Erectile Dysfunction and Age
Typically erectile dysfunction is associated with aging, but this isn’t the only factor that results in impotence or erection problems. In fact, urologists believe that physical factors are equally responsible for almost 90 percent of ED cases in men aged above 50. Though most cases of ED are associated with older men, aging doesn’t confirm that all men will experience impotence after a certain age.
Impotence and Age
Erectile dysfunction is a condition in which a man is unable to maintain or hold an erection for sexual satisfaction of both partners. With age, there is a drop in testosterone levels in the body, affecting a man’s ability to gain an erection adequate for intercourse. Testosterone is central in the sexual process, playing an important role in kindling the desire for sex and triggering an erection. However, this doesn’t mean that anyone with high testosterone cannot have erectile dysfunction. In fact, some men with perfectly balanced testosterone levels suffer from impotence. Thus boosting testosterone isn’t the universal solution to ED.
Besides, structural changes in the body with age could also be blamed for erection problems in men. Any damage to blood vessels that carry blood to the penis could result in erectile dysfunction.
With age, the concentration of smooth muscle and elastic fibers is adversely affected, which causes erection problems. As you age, blood vessels may degenerate, thus blocking the supply of blood needed for penile erection.
A 2003 research report conducted to find a connection between erectile dysfunction and aging revealed that ED is more common with aged men compared to younger males. According to the report, 2% of the surveyed men realized ED symptoms before 40 years of age, while 40% experienced reduced sexual function between 60 and 69 years of age. Another factor that may contribute to erectile dysfunction is age-related disease.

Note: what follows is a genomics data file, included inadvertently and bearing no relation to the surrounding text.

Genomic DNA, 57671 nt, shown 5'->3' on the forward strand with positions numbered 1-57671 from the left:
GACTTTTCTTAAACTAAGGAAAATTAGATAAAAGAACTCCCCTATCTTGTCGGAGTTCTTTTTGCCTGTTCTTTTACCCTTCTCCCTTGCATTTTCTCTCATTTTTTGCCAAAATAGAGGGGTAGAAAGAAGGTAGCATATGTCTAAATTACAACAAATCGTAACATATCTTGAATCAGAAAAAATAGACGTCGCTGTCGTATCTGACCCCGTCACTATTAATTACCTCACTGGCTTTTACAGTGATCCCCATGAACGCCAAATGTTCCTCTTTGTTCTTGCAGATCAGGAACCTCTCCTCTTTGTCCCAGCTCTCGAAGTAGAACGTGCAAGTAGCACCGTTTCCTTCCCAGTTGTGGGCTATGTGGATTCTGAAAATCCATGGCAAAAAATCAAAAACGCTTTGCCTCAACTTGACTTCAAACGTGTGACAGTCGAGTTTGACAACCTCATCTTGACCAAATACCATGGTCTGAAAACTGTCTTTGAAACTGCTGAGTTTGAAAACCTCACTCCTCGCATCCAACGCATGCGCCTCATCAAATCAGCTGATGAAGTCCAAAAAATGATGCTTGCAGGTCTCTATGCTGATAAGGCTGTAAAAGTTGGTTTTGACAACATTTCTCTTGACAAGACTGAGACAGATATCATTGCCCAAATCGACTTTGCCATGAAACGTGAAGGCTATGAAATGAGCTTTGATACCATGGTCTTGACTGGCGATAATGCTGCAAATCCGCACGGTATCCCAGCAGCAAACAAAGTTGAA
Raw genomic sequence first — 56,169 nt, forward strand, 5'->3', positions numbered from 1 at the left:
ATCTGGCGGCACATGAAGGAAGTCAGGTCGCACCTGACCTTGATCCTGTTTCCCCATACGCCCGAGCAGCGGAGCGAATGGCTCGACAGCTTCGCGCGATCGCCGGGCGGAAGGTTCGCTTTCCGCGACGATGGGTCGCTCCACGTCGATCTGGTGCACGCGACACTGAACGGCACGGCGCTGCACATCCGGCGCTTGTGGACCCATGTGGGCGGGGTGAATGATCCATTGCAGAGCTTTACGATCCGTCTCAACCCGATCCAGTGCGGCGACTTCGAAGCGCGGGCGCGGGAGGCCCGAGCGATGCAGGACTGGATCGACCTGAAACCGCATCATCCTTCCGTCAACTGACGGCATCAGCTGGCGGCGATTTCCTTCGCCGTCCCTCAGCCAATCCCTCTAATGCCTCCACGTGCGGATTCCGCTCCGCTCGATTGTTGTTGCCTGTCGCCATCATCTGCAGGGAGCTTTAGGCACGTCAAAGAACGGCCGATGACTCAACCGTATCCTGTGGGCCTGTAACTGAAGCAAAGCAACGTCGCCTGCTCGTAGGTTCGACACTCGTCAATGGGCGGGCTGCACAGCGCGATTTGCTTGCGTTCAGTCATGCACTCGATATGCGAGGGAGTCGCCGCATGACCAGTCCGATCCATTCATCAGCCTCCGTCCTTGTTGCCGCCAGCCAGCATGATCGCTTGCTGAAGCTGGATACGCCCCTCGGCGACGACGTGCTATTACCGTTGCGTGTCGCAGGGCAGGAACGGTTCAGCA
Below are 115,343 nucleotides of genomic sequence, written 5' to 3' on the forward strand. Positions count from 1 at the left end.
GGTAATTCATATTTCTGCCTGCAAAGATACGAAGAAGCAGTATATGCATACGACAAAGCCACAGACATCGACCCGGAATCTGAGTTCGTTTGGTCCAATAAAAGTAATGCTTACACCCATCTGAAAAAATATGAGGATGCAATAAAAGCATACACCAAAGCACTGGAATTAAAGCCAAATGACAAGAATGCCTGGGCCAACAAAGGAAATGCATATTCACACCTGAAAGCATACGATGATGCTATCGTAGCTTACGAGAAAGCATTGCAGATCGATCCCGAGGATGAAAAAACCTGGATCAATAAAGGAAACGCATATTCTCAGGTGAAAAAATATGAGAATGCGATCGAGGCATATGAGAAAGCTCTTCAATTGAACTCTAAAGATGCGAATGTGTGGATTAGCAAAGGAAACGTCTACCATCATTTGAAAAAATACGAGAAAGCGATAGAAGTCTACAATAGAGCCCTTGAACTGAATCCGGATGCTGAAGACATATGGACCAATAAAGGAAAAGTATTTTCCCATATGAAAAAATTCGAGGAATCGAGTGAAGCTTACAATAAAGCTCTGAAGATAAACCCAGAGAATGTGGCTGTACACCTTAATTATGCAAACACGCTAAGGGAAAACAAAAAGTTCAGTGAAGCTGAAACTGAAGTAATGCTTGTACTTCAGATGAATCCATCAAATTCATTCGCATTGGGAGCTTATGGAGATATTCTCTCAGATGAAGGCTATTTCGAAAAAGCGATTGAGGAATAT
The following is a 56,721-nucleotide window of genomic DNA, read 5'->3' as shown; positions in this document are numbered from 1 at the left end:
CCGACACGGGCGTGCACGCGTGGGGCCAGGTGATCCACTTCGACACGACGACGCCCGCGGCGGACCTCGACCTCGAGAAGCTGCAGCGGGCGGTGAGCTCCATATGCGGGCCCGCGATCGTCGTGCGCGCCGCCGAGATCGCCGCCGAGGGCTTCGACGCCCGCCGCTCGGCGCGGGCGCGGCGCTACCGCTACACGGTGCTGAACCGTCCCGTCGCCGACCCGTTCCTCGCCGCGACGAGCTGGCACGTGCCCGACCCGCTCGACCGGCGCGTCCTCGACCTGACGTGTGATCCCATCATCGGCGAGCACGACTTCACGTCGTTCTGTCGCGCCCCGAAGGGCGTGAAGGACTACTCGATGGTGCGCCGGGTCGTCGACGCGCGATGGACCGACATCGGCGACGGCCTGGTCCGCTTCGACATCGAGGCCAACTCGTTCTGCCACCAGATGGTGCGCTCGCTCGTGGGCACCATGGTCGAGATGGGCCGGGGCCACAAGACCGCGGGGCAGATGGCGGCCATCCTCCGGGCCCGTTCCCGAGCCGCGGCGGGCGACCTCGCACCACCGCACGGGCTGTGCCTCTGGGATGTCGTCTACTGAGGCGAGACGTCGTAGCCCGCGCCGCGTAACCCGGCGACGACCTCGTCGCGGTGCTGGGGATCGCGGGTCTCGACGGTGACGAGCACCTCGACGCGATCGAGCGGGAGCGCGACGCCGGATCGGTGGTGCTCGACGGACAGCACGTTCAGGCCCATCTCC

Chronic Disease in Older Men Could Cause Erection Problems
A chronic disease in older men could cause erection problems, which may include:
- High blood pressure
- Nerve damage
- Thyroid problems
- Blood vessel damage
- Kidney issues
- Pelvic trauma
Researchers found that older men are more at the risk of Peyronie’s disease, a condition in which scar tissue causes erection problems. Contraction of penile muscles doesn’t allow free flow of blood to the penis, resulting in a flaccid, un-erect penis. However, older men with a healthy lifestyle and no chronic illness have a lower risk of erectile dysfunction.
Other Causes of ED
Certain medical conditions can also cause erectile dysfunction. The condition may affect 1 in 4 men under 40 years of age and 70 percent of those about 70 years of age, according to Cleveland Clinic. The risk of erection problems increases with age but there are other factors that affect erectile function in men of all ages, including alcohol abuse, thyroid, physical activity, stress, fatigue, and smoking.
With several factors contributing to erectile dysfunction, it cannot be considered an inevitable consequence of aging. Though erectile dysfunction and age may seem related, ED cannot be considered a byproduct of aging, as there are men above 80 years of age who are sexually active and lead a healthy lifestyle.